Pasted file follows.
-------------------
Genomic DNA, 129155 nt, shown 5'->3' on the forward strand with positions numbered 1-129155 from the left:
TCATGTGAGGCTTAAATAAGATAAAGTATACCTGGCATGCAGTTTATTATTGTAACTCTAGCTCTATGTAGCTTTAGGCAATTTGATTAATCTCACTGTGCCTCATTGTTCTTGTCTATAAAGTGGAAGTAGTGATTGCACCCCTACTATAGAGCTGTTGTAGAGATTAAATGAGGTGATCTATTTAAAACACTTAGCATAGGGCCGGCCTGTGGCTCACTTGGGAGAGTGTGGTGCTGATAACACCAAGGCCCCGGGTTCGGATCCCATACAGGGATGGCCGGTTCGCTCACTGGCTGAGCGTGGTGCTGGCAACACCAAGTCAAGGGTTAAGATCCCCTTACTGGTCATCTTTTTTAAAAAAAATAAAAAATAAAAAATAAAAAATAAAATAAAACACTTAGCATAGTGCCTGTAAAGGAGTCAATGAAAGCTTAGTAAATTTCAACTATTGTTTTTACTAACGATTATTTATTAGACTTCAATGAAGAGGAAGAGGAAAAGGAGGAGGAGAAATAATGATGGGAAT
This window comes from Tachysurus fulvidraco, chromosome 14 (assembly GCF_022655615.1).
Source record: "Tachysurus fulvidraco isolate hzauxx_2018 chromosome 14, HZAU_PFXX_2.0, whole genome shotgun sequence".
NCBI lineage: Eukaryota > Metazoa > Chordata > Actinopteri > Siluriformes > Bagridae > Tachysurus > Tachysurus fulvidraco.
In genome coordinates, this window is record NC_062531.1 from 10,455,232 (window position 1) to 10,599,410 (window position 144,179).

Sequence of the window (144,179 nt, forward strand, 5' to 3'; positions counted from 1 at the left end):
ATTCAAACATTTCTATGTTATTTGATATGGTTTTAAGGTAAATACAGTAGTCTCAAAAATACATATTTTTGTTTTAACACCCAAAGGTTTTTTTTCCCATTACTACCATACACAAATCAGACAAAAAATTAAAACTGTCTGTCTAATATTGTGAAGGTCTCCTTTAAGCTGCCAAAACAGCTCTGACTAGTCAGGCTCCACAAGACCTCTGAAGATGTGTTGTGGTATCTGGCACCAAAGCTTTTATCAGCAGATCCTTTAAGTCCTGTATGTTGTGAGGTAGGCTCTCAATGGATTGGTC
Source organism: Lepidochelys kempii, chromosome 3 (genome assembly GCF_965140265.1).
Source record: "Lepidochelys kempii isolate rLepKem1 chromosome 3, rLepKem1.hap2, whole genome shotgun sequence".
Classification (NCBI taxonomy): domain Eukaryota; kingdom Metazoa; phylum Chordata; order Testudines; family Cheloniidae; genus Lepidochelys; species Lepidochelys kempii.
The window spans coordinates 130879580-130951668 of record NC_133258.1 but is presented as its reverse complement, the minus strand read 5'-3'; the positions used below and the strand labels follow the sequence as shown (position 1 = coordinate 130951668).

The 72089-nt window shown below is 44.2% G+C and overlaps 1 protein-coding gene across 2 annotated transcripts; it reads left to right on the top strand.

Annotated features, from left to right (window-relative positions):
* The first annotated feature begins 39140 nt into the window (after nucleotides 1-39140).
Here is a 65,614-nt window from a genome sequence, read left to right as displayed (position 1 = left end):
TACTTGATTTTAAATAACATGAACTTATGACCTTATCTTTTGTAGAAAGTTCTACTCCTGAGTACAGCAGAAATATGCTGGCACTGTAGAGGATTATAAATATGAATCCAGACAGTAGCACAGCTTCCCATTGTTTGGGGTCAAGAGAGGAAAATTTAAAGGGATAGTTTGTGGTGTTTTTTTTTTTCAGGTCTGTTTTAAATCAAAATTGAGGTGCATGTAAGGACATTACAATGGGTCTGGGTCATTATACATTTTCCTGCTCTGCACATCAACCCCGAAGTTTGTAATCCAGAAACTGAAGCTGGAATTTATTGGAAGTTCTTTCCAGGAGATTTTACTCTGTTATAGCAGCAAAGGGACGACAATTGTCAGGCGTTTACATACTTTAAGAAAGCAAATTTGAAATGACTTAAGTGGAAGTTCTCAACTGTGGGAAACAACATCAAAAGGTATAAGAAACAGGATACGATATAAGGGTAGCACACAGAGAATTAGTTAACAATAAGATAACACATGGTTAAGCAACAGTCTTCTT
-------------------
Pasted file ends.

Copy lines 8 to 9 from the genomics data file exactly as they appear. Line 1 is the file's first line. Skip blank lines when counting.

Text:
ATTCAAACATTTCTATGTTATTTGATATGGTTTTAAGGTAAATACAGTAGTCTCAAAAATACATATTTTTGTTTTAACACCCAAAGGTTTTTTTTCCCATTACTACCATACACAAATCAGACAAAAAATTAAAACTGTCTGTCTAATATTGTGAAGGTCTCCTTTAAGCTGCCAAAACAGCTCTGACTAGTCAGGCTCCACAAGACCTCTGAAGATGTGTTGTGGTATCTGGCACCAAAGCTTTTATCAGCAGATCCTTTAAGTCCTGTATGTTGTGAGGTAGGCTCTCAATGGATTGGTC
Source organism: Lepidochelys kempii, chromosome 3 (genome assembly GCF_965140265.1).